Slavin Doctrine Protects Contractors From Liability
In 2008, a motorcyclist was killed at an intersection after colliding with another car. While this may seem like an ordinary negligence case for personal injury lawyers, the lawsuit alleged that the accident was caused by faulty design and construction, and was brought against the City of Hialeah.
Victims Allege Faulty Construction
The victims alleged that the city had constructed or designed the intersection in a way that there was large shrubbery in the intersection, which blocked the ability to view oncoming traffic (the accident was about two years after the shrubs were planted).
Had the case been one in ordinary negligence, in all likelihood, the case would have proceeded to trial before a jury. But in the construction law context, the city was able to defend the claim for negligent construction based on what is known as the Slavin Doctrine.
Condition Was Obvious
The court said that because the shrubbery was there, open, and obvious when the project was completed, that the contractor/builder could not be liable for it. This is called the Slavin Doctrine, and it relieves a contractor from any liability, contractual or negligence, for any claim that is caused by a condition that was open and known at the time the project was completed and accepted.
The question is not what is known, it is what could have been discovered. In the context of the injury case, the city likely knew the shrubs were there—they were about five feet tall when planted—and they could have discovered that the shrubs did, or could have, obstructed the view of traffic. Any investigation of the city of the shrubbery at the time of the project’s completion, would have had to include an analysis of whether drivers’ views were being obstructed.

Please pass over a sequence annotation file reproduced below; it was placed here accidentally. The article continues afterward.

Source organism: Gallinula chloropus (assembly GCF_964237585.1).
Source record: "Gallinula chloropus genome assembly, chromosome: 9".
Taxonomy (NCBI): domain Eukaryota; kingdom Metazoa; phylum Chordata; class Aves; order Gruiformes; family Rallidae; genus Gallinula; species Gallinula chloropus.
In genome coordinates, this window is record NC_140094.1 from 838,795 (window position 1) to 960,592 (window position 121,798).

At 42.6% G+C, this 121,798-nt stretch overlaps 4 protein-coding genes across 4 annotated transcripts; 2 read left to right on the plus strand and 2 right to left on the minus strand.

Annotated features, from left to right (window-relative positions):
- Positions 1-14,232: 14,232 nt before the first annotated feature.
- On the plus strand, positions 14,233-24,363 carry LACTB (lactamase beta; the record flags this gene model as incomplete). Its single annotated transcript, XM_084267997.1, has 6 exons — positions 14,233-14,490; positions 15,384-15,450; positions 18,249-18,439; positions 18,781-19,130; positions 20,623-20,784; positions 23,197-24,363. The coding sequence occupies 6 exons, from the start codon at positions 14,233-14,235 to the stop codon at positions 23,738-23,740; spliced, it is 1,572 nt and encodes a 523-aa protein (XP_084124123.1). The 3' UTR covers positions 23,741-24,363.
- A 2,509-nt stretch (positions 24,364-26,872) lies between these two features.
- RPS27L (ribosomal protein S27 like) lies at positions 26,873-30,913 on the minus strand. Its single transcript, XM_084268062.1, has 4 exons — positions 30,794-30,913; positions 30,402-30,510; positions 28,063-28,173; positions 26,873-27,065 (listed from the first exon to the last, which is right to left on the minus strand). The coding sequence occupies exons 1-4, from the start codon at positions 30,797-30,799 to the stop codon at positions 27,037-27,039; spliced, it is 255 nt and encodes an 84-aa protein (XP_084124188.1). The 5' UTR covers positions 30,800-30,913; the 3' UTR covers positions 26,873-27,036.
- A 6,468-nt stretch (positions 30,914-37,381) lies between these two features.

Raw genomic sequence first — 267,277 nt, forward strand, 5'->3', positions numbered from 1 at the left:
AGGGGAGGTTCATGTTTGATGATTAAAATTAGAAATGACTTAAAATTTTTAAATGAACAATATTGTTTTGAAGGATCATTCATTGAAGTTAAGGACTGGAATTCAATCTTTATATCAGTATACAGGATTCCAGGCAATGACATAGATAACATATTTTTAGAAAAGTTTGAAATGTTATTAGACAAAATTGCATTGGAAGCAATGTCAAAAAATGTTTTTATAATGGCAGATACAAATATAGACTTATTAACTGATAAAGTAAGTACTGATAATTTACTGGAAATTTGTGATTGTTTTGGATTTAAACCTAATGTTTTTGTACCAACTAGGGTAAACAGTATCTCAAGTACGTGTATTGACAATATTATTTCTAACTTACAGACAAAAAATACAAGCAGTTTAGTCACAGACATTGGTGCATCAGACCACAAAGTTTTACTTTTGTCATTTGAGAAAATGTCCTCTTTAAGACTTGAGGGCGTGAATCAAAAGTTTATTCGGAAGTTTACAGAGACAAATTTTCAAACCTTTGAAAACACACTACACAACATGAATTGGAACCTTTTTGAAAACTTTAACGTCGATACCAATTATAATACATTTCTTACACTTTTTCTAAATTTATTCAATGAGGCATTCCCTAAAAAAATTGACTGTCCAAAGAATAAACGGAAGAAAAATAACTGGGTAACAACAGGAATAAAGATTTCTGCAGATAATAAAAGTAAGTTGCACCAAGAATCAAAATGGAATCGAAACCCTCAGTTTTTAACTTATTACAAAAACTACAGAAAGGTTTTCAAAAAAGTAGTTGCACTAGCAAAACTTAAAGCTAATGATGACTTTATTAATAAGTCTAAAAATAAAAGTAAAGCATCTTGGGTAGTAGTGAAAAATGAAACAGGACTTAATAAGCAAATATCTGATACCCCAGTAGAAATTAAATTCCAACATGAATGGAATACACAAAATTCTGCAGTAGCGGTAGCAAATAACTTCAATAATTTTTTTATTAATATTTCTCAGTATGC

Because of this, once the city accepted the work of the builder or contractor, the builder was relieved of any and all liability for the project.
It may have been a different case if, at the time of the city’s acceptance, the shrubs were tiny. But they were not, and an analysis of safety could have been done at completion, but it was not.
How the Slavin Doctrine Came to Be
The Slavin Doctrine came to be out of a recognition that the contractor has no relationship to an injured party. If a contractor builds a stairwell in a hotel that a guest is injured on, the contractor has no relationship to the guest—only to the hotel. The contractor or builder also has no control over how the stairwell is maintained. As such, liability to third parties cuts off at the owner’s acceptance of the work.
It is always best to get documentation of acceptance of a construction project, or to define what acceptance means in your construction contracts, so that your construction company knows when your liability for any problems ends.
Call our Florida construction attorneys at Sweeney Law P.A. at 954 440-3993 to help you if your construction company is in any kind of legal trouble, or needs to enforce its legal rights in court.